NAPLEX Question of the Week: BPH

This week's question has a little bit of everything with regards to BPH therapy.

Go to the profile of Christopher M. Bland
May 30, 2019
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A 72 year old male presents to his PCM with continued increased frequency and urge to urinate and cannot completely empty his bladder. His PMH is significant for hypertension, hyperlipidemia, BPH, GERD, and hypothyroidism. He currently takes lisinopril 10mg daily, amlodipine 5mg daily, atorvastatin 40mg daily, tamsulosin 0.4mg daily, omeprazole 20mg daily, and levothyroxine 125mcg daily. Based on size of prostate and lack of effectiveness with current therapy, his PCM elects to initiate Avodart 0.5mg once daily.
What counseling points would be appropriate for our patient regarding Avodart therapy? Select all that apply.

A. While Avodart will help BPH symptoms, it also will decrease risk of prostate cancer.
B. Maximal effects of Avodart will occur within first month of therapy.
C. Once initiating Avodart, do not donate blood until Avodart therapy has been discontinued for at least 6 months.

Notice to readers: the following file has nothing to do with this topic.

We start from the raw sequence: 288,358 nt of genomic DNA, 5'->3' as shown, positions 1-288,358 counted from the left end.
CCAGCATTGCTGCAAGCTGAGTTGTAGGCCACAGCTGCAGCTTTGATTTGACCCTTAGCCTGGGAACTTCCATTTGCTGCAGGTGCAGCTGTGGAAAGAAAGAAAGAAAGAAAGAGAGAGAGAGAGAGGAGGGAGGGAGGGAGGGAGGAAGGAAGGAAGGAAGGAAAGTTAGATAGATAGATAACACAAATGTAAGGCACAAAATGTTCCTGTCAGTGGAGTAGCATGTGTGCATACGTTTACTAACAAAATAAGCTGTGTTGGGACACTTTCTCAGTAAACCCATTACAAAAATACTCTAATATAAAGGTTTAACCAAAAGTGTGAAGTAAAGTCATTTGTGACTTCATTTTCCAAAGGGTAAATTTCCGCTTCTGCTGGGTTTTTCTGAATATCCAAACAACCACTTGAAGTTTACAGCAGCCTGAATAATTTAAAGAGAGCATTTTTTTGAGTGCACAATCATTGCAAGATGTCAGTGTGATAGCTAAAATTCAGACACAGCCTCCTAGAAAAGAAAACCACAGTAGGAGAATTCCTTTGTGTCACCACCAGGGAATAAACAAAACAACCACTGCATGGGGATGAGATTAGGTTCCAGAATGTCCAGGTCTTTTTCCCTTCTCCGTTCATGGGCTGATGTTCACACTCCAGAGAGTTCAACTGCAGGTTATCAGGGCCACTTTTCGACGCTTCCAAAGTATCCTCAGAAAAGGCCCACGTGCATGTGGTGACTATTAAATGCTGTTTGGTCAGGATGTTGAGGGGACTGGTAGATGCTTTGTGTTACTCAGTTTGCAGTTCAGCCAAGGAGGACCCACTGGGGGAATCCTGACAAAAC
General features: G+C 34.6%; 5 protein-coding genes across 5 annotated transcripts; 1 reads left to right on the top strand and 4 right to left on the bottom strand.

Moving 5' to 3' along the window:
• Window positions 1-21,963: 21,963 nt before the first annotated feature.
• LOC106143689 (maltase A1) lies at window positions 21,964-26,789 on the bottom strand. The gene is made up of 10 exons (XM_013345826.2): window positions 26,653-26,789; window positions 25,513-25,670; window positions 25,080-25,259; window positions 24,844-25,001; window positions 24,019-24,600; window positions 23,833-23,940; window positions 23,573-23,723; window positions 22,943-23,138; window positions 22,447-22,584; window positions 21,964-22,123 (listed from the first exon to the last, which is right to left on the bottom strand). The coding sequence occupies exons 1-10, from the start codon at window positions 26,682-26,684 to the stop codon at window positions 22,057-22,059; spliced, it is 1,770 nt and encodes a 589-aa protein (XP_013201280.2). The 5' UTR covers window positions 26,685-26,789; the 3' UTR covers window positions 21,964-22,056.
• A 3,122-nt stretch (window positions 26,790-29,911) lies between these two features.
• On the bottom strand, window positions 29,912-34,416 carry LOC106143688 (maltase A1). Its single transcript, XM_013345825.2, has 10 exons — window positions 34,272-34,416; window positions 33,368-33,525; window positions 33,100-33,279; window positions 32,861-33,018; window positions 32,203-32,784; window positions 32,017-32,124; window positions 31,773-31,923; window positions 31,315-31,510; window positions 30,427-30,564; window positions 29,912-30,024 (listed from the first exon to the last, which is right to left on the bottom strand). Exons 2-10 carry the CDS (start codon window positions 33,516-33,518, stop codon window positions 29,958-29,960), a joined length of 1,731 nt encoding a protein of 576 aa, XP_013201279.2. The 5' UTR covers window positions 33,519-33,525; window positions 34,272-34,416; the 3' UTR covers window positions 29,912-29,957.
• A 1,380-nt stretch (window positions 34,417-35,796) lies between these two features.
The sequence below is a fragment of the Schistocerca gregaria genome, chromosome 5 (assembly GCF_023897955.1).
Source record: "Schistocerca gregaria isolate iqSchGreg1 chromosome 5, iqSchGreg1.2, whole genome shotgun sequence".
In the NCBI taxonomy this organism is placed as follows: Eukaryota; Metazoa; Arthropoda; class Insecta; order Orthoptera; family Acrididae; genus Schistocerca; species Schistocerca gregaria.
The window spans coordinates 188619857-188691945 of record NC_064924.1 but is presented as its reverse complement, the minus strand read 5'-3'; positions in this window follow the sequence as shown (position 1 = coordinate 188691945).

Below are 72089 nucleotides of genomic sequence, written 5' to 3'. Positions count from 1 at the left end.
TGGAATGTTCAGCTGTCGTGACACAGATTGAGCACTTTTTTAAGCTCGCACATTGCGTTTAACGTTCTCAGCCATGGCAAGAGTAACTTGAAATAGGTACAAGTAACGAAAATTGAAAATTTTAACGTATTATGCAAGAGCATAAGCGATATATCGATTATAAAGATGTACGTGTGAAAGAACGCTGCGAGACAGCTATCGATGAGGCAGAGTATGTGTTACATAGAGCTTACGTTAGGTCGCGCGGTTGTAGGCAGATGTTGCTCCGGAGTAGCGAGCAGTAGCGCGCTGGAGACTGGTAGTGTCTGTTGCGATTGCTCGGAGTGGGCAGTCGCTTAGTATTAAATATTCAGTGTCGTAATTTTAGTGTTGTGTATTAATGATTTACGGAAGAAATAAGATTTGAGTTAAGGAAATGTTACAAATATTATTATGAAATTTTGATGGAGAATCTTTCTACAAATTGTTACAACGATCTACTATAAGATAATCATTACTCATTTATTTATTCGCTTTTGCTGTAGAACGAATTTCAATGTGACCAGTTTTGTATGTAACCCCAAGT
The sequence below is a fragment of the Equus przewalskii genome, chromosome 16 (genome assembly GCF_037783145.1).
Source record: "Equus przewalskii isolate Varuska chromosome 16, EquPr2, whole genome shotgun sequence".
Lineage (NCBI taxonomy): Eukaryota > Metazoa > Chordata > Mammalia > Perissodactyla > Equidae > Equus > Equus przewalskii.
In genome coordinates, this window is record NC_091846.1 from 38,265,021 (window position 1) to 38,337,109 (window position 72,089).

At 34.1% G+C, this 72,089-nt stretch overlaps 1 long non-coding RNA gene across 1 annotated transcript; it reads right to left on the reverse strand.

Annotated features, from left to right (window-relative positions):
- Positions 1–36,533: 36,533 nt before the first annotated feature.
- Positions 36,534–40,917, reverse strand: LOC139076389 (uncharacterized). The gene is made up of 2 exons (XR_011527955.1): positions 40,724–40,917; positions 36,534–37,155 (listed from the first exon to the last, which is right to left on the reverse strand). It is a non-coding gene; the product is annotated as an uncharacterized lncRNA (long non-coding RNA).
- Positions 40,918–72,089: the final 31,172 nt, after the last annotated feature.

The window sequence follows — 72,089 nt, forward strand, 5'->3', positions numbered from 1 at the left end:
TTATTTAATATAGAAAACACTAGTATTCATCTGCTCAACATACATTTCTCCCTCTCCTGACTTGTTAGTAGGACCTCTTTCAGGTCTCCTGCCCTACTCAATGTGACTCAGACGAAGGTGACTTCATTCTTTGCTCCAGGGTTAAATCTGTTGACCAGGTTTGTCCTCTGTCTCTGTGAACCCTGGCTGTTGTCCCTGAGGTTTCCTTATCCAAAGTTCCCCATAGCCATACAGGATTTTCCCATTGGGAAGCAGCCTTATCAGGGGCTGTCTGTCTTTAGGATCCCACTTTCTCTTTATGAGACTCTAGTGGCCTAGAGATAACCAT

D. Women of child bearing age should not handle Avodart capsules due to potential risk to male fetus.
E. Our patient's tamsulosin should be discontinued once patient has been on Avodart therapy for 30 days.









Answer with rationale:

The correct answers are C and D. Avodart (dutasteride) is a 5 alpha-reductase inhibitor used in patients with significantly enlarged prostates to improve symptoms of BPH. These agents are most effective when prostate size exceeds 40g and are given when alpha-1a antagonists are not completely effective.  Answer A is incorrect as this has not been demonstrated and does not have an FDA indication for decreasing cancer risk. In fact, there is a warning that 5 alpha-reductase inhibitors may increase the risk of high-grade prostate cancer. Answer B is incorrect as these agents should be trialed for at least 6 months before making decision on effectiveness due to time required for complete hormonal inhibition to occur. Answer C is correct as this would limit any exposure for any female of child bearing age or pregnant to receive avodart via blood transfusion.  Answer E is incorrect as these agents are most often used in combination long-term to decrease overall BPH symptoms.

Many of you should be taking the exam very soon! Study hard and can't wait to see you in practice very soon.

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Sincerely,
Chris

Go to the profile of Christopher M. Bland

Christopher M. Bland

Clinical Associate Professor, University of Georgia College of Pharmacy

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